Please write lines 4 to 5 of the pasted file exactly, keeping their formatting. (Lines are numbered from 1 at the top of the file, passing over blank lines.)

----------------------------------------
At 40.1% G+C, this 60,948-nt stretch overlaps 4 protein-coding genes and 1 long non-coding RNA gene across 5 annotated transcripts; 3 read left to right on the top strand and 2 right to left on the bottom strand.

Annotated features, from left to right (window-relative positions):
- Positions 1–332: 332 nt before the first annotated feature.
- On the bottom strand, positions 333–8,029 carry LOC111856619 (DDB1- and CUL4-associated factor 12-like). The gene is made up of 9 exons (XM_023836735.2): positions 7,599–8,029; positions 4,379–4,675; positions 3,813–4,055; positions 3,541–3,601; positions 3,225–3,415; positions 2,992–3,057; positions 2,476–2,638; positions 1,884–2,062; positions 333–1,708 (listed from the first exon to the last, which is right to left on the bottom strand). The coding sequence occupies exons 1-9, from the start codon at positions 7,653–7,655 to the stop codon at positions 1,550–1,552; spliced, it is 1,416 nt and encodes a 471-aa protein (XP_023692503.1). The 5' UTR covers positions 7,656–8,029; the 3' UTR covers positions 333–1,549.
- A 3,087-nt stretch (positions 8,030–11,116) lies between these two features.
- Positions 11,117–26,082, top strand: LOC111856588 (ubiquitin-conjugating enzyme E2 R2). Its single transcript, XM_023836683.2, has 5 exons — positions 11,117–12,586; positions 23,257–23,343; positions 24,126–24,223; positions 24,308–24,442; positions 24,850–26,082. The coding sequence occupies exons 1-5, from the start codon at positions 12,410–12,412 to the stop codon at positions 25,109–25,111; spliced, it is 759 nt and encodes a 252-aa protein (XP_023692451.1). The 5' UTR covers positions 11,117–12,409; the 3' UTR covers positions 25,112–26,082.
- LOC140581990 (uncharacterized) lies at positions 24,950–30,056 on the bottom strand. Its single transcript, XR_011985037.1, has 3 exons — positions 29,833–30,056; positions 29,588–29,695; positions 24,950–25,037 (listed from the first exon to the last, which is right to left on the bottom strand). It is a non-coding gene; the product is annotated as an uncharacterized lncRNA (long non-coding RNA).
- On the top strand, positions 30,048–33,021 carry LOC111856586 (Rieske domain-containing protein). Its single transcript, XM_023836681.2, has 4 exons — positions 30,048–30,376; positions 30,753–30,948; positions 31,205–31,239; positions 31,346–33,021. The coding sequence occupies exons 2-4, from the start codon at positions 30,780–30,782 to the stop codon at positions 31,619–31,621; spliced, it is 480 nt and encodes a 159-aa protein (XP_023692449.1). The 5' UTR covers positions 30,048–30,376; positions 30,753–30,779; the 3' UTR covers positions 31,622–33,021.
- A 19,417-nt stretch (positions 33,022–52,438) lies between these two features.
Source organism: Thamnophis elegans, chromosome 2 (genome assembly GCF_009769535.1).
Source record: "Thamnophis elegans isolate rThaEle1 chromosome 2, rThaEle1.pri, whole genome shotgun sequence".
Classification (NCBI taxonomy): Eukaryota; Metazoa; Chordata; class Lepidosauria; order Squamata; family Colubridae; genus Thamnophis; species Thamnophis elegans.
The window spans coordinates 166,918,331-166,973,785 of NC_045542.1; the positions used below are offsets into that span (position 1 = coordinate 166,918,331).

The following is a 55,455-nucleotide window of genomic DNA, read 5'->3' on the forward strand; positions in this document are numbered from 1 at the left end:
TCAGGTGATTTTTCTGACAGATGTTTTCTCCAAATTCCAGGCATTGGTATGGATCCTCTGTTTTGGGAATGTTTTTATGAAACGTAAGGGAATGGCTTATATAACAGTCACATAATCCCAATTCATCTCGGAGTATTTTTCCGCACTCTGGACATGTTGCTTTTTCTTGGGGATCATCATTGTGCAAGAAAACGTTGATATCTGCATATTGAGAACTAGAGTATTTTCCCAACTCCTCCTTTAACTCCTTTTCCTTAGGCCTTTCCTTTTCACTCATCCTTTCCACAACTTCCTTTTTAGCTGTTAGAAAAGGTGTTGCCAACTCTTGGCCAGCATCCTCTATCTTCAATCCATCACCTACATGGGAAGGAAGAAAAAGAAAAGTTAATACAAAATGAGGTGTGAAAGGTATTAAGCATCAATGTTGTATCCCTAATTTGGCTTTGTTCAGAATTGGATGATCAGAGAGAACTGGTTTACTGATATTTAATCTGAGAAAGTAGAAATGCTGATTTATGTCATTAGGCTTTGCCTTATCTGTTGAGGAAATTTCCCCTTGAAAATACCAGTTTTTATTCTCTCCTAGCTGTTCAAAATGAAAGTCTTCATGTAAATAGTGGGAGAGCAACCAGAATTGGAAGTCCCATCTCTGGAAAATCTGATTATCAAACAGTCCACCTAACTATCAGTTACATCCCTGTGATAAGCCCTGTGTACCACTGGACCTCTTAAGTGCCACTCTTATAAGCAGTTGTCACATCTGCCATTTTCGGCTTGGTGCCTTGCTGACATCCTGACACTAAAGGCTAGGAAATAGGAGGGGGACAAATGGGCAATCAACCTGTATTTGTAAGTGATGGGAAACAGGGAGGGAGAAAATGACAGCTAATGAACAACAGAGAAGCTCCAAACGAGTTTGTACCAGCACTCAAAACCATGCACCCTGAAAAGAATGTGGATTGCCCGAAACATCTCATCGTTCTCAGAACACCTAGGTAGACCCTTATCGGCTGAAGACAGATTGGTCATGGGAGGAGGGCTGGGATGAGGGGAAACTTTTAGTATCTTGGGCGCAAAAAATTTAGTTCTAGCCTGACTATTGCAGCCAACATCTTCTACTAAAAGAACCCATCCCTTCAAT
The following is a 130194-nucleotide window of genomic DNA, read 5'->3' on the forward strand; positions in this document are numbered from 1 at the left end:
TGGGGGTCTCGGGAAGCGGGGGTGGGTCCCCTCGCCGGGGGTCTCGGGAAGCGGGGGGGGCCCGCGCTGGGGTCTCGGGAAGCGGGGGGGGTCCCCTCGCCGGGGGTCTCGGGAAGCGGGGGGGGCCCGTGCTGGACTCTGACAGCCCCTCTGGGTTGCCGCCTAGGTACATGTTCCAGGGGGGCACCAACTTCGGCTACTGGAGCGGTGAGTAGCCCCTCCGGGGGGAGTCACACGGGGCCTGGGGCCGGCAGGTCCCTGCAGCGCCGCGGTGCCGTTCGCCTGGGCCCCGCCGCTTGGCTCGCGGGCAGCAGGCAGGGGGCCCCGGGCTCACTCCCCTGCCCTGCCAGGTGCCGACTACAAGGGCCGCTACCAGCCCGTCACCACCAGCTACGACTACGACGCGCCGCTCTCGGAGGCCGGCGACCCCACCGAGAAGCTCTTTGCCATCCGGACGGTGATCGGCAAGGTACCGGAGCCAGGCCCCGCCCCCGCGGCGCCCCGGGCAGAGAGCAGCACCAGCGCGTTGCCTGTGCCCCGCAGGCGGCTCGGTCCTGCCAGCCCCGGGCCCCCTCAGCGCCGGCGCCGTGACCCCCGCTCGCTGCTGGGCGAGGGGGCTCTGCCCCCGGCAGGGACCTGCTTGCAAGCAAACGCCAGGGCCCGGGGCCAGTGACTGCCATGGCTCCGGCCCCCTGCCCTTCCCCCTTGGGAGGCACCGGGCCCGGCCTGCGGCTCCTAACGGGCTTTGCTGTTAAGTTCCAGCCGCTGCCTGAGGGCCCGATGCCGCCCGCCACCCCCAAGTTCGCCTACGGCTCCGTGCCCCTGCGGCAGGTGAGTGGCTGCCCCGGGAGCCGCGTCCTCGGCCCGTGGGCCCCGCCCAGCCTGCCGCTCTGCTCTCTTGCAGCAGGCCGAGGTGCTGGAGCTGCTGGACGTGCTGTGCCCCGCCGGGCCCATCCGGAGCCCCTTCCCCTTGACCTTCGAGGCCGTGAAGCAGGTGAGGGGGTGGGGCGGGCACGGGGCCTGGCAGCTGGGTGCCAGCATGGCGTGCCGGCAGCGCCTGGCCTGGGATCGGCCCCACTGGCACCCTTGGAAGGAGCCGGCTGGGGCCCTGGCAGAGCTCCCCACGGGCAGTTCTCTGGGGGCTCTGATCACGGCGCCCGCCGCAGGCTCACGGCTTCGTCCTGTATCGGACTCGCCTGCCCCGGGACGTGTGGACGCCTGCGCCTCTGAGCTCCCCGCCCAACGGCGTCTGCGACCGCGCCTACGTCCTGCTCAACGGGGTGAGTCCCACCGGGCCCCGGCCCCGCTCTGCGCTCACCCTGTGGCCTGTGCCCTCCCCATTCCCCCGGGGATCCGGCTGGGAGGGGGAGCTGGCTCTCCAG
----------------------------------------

- On the bottom strand, positions 333–8,029 carry LOC111856619 (DDB1- and CUL4-associated factor 12-like). The gene is made up of 9 exons (XM_023836735.2): positions 7,599–8,029; positions 4,379–4,675; positions 3,813–4,055; positions 3,541–3,601; positions 3,225–3,415; positions 2,992–3,057; positions 2,476–2,638; positions 1,884–2,062; positions 333–1,708 (listed from the first exon to the last, which is right to left on the bottom strand). The coding sequence occupies exons 1-9, from the start codon at positions 7,653–7,655 to the stop codon at positions 1,550–1,552; spliced, it is 1,416 nt and encodes a 471-aa protein (XP_023692503.1). The 5' UTR covers positions 7,656–8,029; the 3' UTR covers positions 333–1,549.
- A 3,087-nt stretch (positions 8,030–11,116) lies between these two features.